Illustration: Elias Stein
Last March Alex Stamos, then Yahoo’s chief information security officer showed up software prototyping to encrypt sensitive e-mail messages. The new tool, which Stamos said could be ready for deployment by early 2016, featured “end-to-end” encryption, meaning that even Yahoo itself wouldn’t be able to decrypt files. messages stored on its servers.
Yahoo has promised to make this encryption easy to use, relying on open source software for the end-to-end email encryption that Google developed. (Google’s software implements a standard called OpenPGP, based on an encryption system created by Phil Zimmerman in 1991: quite good privacy, or PGP.)
If Yahoo and Google were to put their market weight – not to mention their significant development resources – behind end-to-end email encryption in 2016, it would undoubtedly displease the many government authorities who claim that this technology renders them incapable. to spy on bad guys’ email communications – or “make it dark” as they call it.
James Comey, director of the Federal Bureau of Investigation, summed up these sentiments in July when he said the Senate Judiciary Committee that “we have seen consumer products and services on a new scale designed to give users exclusive control over access to their data.” He underscored the central role of tech companies, saying, “We would like to stress that the Going Dark problem is, at its core, a problem of choice and technological capability. “
The implication of Comey’s statement was clear: If the law prohibited companies from offering such privacy protections, the products and services that Comey was referring to should be shut down, at least in the United States. But the U.S. government is unlikely to do so anytime soon. Indeed, the Obama administration reported in October that it would not require tech companies to incorporate backdoors into their encryption products, given the strong possibility that a weakening of security in this way would allow hackers and malicious foreign agents to compromise even more systems than they already do.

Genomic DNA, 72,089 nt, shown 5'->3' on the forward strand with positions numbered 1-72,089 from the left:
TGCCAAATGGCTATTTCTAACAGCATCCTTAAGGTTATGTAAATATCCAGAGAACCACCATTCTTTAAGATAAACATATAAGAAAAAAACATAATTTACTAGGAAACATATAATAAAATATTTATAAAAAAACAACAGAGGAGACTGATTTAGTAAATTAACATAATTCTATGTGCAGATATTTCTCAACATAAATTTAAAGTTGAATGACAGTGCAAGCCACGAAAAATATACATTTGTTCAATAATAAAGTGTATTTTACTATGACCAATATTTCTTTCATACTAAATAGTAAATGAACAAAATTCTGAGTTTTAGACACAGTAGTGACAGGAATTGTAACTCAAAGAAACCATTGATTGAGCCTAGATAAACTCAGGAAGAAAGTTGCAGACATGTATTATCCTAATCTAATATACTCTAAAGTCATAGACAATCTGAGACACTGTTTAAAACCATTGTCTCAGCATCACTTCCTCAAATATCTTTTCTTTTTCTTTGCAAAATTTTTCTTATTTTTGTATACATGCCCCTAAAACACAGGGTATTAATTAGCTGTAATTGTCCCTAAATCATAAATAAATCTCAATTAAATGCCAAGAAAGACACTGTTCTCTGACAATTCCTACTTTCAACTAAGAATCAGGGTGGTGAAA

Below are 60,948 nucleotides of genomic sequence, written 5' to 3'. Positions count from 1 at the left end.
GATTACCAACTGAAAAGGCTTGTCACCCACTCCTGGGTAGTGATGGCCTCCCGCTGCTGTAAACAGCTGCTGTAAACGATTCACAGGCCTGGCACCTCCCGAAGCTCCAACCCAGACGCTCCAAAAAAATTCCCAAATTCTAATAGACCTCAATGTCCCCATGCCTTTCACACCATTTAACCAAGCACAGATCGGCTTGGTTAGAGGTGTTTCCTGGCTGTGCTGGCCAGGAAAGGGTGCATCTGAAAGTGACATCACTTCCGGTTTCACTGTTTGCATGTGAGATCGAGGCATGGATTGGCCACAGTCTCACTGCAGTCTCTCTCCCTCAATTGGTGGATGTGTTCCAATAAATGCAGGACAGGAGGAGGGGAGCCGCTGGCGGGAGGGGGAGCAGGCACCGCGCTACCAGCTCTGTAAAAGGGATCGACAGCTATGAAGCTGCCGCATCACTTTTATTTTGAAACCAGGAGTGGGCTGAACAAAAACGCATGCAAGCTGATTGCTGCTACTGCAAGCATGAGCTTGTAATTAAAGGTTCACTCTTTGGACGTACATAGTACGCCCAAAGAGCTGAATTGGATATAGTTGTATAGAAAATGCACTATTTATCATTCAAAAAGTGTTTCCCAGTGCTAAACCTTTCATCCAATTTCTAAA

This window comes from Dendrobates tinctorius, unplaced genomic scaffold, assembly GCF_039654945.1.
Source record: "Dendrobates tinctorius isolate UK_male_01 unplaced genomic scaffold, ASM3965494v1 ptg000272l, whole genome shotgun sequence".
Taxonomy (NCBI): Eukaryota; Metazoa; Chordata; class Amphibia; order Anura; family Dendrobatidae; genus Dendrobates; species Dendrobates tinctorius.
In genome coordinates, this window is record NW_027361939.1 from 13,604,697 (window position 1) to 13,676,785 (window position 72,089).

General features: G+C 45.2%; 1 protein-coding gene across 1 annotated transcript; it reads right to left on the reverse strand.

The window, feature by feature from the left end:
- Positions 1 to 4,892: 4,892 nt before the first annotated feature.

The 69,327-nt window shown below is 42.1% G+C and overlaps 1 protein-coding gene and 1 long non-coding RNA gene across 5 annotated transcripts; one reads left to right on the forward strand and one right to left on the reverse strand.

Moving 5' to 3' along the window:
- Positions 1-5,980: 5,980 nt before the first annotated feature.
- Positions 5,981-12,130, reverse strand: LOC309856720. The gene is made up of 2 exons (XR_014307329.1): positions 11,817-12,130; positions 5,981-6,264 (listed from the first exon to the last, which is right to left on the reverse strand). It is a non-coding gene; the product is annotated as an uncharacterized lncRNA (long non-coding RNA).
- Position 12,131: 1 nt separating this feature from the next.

Such concerns are not so strong on the other side of the Atlantic, however. In particular, British Prime Minister David Cameron indicated last July that it wants to ban encrypted messaging systems that do not provide government authorities with the means to decrypt content. And in November, UK Home Secretary Theresa May introduced a surveillance bill which, among other things, prohibit end-to-end encryption. The debate is sure to spill over into the coming months as UK lawmakers scramble to replace the Data Retention and Investigative Powers Act, 2014, which will expire at the end of 2016.
So are Google and Yahoo heading for a collision with the UK government over their end-to-end email encryption? Probably not, according to Matthew Green, a crypto expert at Johns Hopkins University in Baltimore. “I don’t think they’re putting in the resources that it needs,” Green said. He estimates that Google has one or two developers working on end-to-end email encryption, too few to meet the challenge of creating a truly versatile system. Yahoo, too, has not dedicated adequate resources to the project to make their efforts successful, says Green. “I think they’ll end up having an egg on their face.”
Truth To Power: Alex Stamos, then Yahoo’s chief information security officer, testified before the US Senate Homeland Security Committee in 2014. Stamos has since left Yahoo for Facebook, where he is the chief security officer .
Photo: Win McNamee / Getty Images
Christopher Soghoian, senior technologist at the American Civil Liberties Union, is also skeptical, calling these projects at Google and Yahoo a post-Snowden “feel-good” exercise. Soghoian notes that strong email encryption works against the self-interest of these companies: “Google wants to be your brain,” doing things like adding flight hours to your calendar when you receive a confirmation. by e-mail after purchasing a plane ticket. “This type of personal digital assistant is only possible if they see everything you do.”
While he too recognizes the value of the public relations that Google and Yahoo derive from these projects, Joseph Bonneau, a technology researcher at the Electronic Frontier Foundation in San Francisco, believes that these tech giants’ interest in the development of end-to-end email encryption is more authentic. “This is definitely a problem that Google and Yahoo would like to solve,” he says. It’s just that the challenges that come with email encryption are enormous. These include how to manage people’s cryptographic keys securely while preventing users from being prone to losing access to their email archives, how to filter spam when only the end user can read them. posts, and how to allow users to search their past posts. “The Gmail experience would be very different if you couldn’t search,” notes Bonneau.
Google and Yahoo both declined interview requests, so it’s unclear whether these companies are truly committed to providing their users with encrypted emails in 2016. Even though they end up putting a lot of weight in the email. ‘effort, it could still stagnate. It’s a safe bet that the main battleground for the crypto wars of 2016 will not be email so much as instant messaging services like iMessage and WhatsApp, where users have lower expectations of filtering and searching. spam. What makes end-to-end encryption in these messaging services so attractive and popular, says Bonneau, is, ironically, that “no one knows he’s there.”
This article was originally published under the title “Don’t Expect Encrypted Email in 2016”.